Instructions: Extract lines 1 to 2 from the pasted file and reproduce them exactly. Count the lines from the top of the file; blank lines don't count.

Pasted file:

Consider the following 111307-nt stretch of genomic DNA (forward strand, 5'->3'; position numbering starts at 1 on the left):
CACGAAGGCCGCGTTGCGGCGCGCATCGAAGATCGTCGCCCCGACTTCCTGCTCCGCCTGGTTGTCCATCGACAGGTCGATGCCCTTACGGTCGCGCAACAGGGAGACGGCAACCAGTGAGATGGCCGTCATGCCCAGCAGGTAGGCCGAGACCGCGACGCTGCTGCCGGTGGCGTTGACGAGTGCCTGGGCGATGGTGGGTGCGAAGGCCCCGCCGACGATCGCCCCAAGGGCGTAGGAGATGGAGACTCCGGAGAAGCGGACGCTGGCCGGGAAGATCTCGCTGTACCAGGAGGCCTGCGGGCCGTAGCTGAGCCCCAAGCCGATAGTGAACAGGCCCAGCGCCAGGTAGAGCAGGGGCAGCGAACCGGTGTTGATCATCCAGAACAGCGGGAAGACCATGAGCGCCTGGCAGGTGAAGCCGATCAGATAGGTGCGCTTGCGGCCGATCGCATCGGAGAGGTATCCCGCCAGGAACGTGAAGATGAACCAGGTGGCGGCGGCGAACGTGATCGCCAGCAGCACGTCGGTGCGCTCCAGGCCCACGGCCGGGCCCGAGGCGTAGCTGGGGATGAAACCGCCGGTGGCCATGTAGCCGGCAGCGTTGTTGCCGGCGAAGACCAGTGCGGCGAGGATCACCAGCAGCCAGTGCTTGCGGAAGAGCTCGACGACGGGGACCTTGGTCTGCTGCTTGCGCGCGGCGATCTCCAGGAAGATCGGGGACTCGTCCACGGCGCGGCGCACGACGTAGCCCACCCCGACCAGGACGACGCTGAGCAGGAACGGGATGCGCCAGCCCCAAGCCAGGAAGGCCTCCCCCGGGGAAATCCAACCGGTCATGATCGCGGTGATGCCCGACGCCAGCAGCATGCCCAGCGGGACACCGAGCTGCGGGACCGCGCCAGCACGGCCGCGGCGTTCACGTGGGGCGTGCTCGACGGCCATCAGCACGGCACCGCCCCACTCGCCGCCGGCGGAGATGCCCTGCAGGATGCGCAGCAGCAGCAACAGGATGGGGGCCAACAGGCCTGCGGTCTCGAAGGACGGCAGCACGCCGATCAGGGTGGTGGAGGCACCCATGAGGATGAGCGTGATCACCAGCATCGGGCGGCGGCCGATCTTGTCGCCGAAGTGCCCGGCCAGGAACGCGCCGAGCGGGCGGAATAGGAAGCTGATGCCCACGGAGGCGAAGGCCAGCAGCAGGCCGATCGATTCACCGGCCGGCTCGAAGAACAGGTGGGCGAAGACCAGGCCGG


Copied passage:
Consider the following 111307-nt stretch of genomic DNA (forward strand, 5'->3'; position numbering starts at 1 on the left):
CACGAAGGCCGCGTTGCGGCGCGCATCGAAGATCGTCGCCCCGACTTCCTGCTCCGCCTGGTTGTCCATCGACAGGTCGATGCCCTTACGGTCGCGCAACAGGGAGACGGCAACCAGTGAGATGGCCGTCATGCCCAGCAGGTAGGCCGAGACCGCGACGCTGCTGCCGGTGGCGTTGACGAGTGCCTGGGCGATGGTGGGTGCGAAGGCCCCGCCGACGATCGCCCCAAGGGCGTAGGAGATGGAGACTCCGGAGAAGCGGACGCTGGCCGGGAAGATCTCGCTGTACCAGGAGGCCTGCGGGCCGTAGCTGAGCCCCAAGCCGATAGTGAACAGGCCCAGCGCCAGGTAGAGCAGGGGCAGCGAACCGGTGTTGATCATCCAGAACAGCGGGAAGACCATGAGCGCCTGGCAGGTGAAGCCGATCAGATAGGTGCGCTTGCGGCCGATCGCATCGGAGAGGTATCCCGCCAGGAACGTGAAGATGAACCAGGTGGCGGCGGCGAACGTGATCGCCAGCAGCACGTCGGTGCGCTCCAGGCCCACGGCCGGGCCCGAGGCGTAGCTGGGGATGAAACCGCCGGTGGCCATGTAGCCGGCAGCGTTGTTGCCGGCGAAGACCAGTGCGGCGAGGATCACCAGCAGCCAGTGCTTGCGGAAGAGCTCGACGACGGGGACCTTGGTCTGCTGCTTGCGCGCGGCGATCTCCAGGAAGATCGGGGACTCGTCCACGGCGCGGCGCACGACGTAGCCCACCCCGACCAGGACGACGCTGAGCAGGAACGGGATGCGCCAGCCCCAAGCCAGGAAGGCCTCCCCCGGGGAAATCCAACCGGTCATGATCGCGGTGATGCCCGACGCCAGCAGCATGCCCAGCGGGACACCGAGCTGCGGGACCGCGCCAGCACGGCCGCGGCGTTCACGTGGGGCGTGCTCGACGGCCATCAGCACGGCACCGCCCCACTCGCCGCCGGCGGAGATGCCCTGCAGGATGCGCAGCAGCAGCAACAGGATGGGGGCCAACAGGCCTGCGGTCTCGAAGGACGGCAGCACGCCGATCAGGGTGGTGGAGGCACCCATGAGGATGAGCGTGATCACCAGCATCGGGCGGCGGCCGATCTTGTCGCCGAAGTGCCCGGCCAGGAACGCGCCGAGCGGGCGGAATAGGAAGCTGATGCCCACGGAGGCGAAGGCCAGCAGCAGGCCGATCGATTCACCGGCCGGCTCGAAGAACAGGTGGGCGAAGACCAGGCCGG